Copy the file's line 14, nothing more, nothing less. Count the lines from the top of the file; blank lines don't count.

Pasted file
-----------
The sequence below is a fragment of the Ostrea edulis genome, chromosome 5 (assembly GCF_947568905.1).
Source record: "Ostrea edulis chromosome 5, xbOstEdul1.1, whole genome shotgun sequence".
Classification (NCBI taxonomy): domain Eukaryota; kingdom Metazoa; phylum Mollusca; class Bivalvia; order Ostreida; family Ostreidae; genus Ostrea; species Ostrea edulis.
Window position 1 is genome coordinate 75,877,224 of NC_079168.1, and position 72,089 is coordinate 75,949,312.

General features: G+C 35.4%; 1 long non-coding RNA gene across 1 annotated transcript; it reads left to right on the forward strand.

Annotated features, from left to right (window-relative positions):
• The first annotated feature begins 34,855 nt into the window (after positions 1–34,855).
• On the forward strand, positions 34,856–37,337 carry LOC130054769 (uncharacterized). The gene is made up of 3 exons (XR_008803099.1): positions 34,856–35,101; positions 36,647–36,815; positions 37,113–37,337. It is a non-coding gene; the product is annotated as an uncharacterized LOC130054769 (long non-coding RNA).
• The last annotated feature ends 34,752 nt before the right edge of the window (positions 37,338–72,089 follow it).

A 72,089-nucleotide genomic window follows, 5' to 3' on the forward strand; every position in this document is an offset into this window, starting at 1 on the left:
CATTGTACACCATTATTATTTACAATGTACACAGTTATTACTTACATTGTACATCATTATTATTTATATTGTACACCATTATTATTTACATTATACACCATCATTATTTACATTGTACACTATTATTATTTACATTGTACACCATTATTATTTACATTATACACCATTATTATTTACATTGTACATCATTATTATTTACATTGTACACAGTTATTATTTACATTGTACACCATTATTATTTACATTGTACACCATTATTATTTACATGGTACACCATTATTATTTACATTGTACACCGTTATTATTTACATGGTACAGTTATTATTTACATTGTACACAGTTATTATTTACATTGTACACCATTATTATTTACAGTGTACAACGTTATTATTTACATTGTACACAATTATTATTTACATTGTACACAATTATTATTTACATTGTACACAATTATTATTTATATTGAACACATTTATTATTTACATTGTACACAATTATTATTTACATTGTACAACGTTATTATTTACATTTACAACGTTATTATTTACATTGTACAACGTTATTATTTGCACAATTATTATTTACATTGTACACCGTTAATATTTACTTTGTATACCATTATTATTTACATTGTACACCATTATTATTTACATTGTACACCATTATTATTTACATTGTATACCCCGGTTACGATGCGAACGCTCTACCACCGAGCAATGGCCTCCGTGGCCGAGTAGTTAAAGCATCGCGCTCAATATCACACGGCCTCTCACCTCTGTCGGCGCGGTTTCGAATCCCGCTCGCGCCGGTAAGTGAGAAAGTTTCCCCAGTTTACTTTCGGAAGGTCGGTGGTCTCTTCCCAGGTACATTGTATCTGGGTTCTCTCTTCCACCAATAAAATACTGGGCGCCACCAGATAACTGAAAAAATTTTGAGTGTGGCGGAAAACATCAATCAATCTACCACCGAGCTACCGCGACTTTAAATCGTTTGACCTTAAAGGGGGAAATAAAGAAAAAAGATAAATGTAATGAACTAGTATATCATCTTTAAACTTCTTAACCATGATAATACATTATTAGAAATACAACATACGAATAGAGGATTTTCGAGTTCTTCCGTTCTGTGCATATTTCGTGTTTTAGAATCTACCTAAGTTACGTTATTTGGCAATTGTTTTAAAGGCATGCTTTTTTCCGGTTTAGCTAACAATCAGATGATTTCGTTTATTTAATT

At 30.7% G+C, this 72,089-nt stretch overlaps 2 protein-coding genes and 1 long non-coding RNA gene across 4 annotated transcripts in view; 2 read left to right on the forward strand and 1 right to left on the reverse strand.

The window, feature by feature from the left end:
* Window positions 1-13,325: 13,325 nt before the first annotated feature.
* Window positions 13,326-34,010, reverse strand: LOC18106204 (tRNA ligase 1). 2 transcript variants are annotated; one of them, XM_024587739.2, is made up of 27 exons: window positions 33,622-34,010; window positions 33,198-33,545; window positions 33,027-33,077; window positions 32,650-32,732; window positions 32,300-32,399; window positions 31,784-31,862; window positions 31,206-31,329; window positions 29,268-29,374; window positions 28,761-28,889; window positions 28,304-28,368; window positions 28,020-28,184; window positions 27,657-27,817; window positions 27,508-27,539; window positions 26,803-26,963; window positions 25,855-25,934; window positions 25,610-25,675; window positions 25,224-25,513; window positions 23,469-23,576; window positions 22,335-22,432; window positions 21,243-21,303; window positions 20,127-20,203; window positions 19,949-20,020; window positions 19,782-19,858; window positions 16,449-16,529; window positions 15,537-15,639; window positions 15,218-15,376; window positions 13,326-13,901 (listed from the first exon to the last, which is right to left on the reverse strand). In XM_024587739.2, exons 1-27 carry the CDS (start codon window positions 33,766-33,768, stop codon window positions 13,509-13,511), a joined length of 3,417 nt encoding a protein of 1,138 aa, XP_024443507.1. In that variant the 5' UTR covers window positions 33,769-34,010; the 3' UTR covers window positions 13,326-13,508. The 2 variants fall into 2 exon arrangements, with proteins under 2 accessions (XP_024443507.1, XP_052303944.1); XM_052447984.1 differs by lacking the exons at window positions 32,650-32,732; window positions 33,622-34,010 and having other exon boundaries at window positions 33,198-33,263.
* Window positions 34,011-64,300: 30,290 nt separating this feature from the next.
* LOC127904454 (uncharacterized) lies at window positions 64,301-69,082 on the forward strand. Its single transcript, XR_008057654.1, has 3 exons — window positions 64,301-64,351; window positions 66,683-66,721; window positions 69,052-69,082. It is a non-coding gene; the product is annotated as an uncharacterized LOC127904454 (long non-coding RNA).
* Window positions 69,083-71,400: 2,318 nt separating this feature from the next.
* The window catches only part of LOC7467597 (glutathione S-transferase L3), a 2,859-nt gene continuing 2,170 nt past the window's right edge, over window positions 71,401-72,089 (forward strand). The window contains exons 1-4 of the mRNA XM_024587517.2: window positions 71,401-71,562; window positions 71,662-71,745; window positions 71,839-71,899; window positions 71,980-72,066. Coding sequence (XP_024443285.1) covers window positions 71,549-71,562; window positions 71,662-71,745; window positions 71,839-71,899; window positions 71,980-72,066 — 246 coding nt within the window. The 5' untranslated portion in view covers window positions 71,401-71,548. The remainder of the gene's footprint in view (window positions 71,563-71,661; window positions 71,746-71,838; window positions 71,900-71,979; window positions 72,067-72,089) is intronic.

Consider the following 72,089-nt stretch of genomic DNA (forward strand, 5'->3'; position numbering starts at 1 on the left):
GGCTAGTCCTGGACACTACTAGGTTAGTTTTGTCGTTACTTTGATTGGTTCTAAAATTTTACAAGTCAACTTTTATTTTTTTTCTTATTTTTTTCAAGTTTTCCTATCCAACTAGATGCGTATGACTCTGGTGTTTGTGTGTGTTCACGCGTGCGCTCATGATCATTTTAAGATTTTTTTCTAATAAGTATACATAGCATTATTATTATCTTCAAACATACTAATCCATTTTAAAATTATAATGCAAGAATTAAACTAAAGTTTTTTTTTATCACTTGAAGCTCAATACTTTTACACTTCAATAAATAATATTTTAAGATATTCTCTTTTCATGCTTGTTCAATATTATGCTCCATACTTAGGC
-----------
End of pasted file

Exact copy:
* Window positions 1-13,325: 13,325 nt before the first annotated feature.